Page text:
Horror Feed

Fiction: "Grave-Worms" by Molly Tanzer

Graveworms_final_clay_300dpi_jpgThe grey flannel suit might have looked masculine on the rack, or on another woman, but the close cut of the cloth, and the way the expensive fabric skimmed over the lines of her straight, slender figure was intensely, wholly feminine. If you saw her from behind, you might have thought she looked frail, or saint-like with her close-cropped hair—but when she turned, the determination that shone brightly from the grey eyes almost lost behind her long black lashes was anything but fragile.

Or innocent.

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Friday Five: 5 Shakespearean Takes on Cthulhu (or Vice Versa)

Shakespeare vs Cthulhu

Imagine if it had been William Shakespeare, England’s greatest playwright, who had discovered the truth about the Great Old Ones and the cosmic entity we know as Cthulhu, rather than the American horror writer H P Lovecraft. Imagine if Stratford’s favourite son had been the one to learn of the dangers of seeking after forbidden knowledge and of the war waged between the Elder Gods in the Outer Darkness, and had passed on that message, to those with eyes to see it, through his plays and poetry… Welcome to the world of Shakespeare vs Cthulhu!

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Fiction: "Zombie Hitler vs Neil Armstrong" by Marie Vibbert [Audio!]

Zombie Hitler by Jade Klara

The first to hit the news, of course, was Zombie Elvis. To the delight of loyal fans and conspiracy theorists, he emerged from his Memphis tomb looking very well-groomed for a corpse, hips dipping and swaying as he tried to walk. Security cameras and cell phones caught his first steps, right up until he began feeding... 

Read the complete story here.

Story by Marie Vibbert

Art by Jade Klara

Audio by Mahvesh Murad

Frankentales and Frankensongs

Walk This WayYou’ve probably seen the #Frankenstein200 tag floating around: Mary Shelley’s seminal gothic horror novel Frankenstein is celebrating its bicentennial.

And by that, I mean a bunch of people around the world are celebrating a book they love, a book they find important and a book that brought a bunch of us to a little estate near the Swiss village of Hermance to talk about Frankenstein’s echoes through history, pop culture, bioethics, artificial intelligence, science fiction, film and well… life. 

One of the things I started thinking about was how far the myth of Frankenstein and his Creature had spread in pop music. Thus, a list of Frankensongs. Because I believe there isn’t a single aspect of culture not influenced in some way by what Mary Shelley created... 

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Beyond Prometheus: Reading the Other Works of Mary Shelley

Manuscript of Frankenstein (Vol. 2, Chapter 1)

Two hundred years ago, in the Cologny manor known as the Villa Diodati, five young Romantics gathered for a summer so rare and beautiful that it has transcended the ages from literary anecdote into pop culture lore. Full of sex, drugs, and the nineteenth century equivalent of rock and roll, the discussions and adventures experienced by Lord Byron, Mary Shelley, Percy Bysshe Shelley, Dr. John Polidori, and Claire Clairmont during the summer of 1816 lead to the creation of two literary legends, Polidori’s The Vampyre and of course, Mary Shelley’s Frankenstein.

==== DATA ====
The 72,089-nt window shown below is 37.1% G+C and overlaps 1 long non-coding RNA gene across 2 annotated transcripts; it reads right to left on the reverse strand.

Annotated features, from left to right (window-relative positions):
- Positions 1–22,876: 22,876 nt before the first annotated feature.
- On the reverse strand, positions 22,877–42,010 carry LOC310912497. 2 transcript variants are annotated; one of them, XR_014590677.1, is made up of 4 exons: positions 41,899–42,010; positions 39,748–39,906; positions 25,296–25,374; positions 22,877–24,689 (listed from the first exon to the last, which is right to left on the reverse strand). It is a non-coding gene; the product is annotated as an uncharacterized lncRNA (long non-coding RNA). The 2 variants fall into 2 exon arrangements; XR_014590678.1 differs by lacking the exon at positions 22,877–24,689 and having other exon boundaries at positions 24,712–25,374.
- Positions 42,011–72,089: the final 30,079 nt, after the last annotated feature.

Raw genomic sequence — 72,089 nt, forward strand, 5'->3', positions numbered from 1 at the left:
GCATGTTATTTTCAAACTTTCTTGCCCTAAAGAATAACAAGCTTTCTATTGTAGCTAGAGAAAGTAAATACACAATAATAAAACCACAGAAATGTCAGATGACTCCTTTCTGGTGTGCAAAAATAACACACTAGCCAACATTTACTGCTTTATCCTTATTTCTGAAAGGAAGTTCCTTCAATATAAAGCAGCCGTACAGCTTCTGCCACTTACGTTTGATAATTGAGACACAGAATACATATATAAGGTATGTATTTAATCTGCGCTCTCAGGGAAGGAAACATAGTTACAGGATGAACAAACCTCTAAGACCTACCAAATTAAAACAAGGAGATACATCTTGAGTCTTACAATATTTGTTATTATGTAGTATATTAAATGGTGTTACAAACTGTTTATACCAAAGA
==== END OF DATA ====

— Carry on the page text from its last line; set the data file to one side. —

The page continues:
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Radio Drama: "The Middle Toe of the Right Foot" (1945)

Ambrose Bierce


"The Middle Toe of the Right Foot" first aired May 21, 1945, on The Weird Circle.

Thoughts Before Listening

Ok seriously though, how can this not be good, it’s called "The Middle Toe of the Right Foot" for heck’s sake, at the very least this should be about a disembodied ghost toe that comes back to haunt people and that is just rad as fuck. I am scared though.

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Radio Drama: "Aunt Emmy" (1955)

Radio Drama

"Aunt Emmy", first aired November 15, 1955, from the series The Clock.

Thoughts Before Listening

It has sometimes been my wont to believe like the dickens that something is going to be good simply because I think the title is rad. This rarely works out because why would it. I have chosen to listen to Aunt Emmy for exactly this reason. I am stupid.

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The Wake: Shades of Horror and Adventure

WAKE-part oneI started writing this article several times, and came to realize two things.

First, that The Wake is simply too stuffed full of interesting things to talk about that I couldn’t possibly cover them all in the few hundred words I have, and second, that all I really wanted to talk about was the colouring.

Colourists get so little attention in the comic book world, yet their contribution is staggering and undeniable. What Matt Hollingsworth brings to The Wake (written and pencilled by Scott Snyder and Sean Murphy respectively) draws out many of the themes of the book and lays them right on the page, hidden in plain sight. What’s more, The Wake is a book that illustrates the different effects colour can have excellently by neatly dividing itself into two parts - the first horror-inflected and the second full of high-stakes adventure.

At this point I’d like to say that The Wake is a book that really benefits from being read cold and with little knowledge of the twists and surprises that are waiting.

Unfortunately that makes it pretty hard to talk about without giving it all away. So I urge you, if you don’t want the surprises ruined for you, stop reading now and go read the book - you have been warned.

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